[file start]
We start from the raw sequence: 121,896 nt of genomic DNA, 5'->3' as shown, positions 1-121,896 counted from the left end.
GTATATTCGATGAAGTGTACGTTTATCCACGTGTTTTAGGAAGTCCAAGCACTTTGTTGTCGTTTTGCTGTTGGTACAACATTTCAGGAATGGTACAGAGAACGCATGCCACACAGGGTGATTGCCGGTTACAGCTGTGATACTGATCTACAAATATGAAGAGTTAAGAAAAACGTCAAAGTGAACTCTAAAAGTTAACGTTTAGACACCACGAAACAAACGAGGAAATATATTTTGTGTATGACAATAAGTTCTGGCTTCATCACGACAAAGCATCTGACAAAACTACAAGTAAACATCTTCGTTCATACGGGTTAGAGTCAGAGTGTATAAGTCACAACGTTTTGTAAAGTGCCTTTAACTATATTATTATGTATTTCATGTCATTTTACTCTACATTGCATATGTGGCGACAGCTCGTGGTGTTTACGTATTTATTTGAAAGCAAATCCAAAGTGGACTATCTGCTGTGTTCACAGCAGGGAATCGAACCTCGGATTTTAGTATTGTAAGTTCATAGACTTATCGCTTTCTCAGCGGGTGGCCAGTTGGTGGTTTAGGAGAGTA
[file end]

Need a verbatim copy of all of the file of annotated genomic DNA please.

We start from the raw sequence: 121,896 nt of genomic DNA, 5'->3' as shown, positions 1-121,896 counted from the left end.
GTATATTCGATGAAGTGTACGTTTATCCACGTGTTTTAGGAAGTCCAAGCACTTTGTTGTCGTTTTGCTGTTGGTACAACATTTCAGGAATGGTACAGAGAACGCATGCCACACAGGGTGATTGCCGGTTACAGCTGTGATACTGATCTACAAATATGAAGAGTTAAGAAAAACGTCAAAGTGAACTCTAAAAGTTAACGTTTAGACACCACGAAACAAACGAGGAAATATATTTTGTGTATGACAATAAGTTCTGGCTTCATCACGACAAAGCATCTGACAAAACTACAAGTAAACATCTTCGTTCATACGGGTTAGAGTCAGAGTGTATAAGTCACAACGTTTTGTAAAGTGCCTTTAACTATATTATTATGTATTTCATGTCATTTTACTCTACATTGCATATGTGGCGACAGCTCGTGGTGTTTACGTATTTATTTGAAAGCAAATCCAAAGTGGACTATCTGCTGTGTTCACAGCAGGGAATCGAACCTCGGATTTTAGTATTGTAAGTTCATAGACTTATCGCTTTCTCAGCGGGTGGCCAGTTGGTGGTTTAGGAGAGTA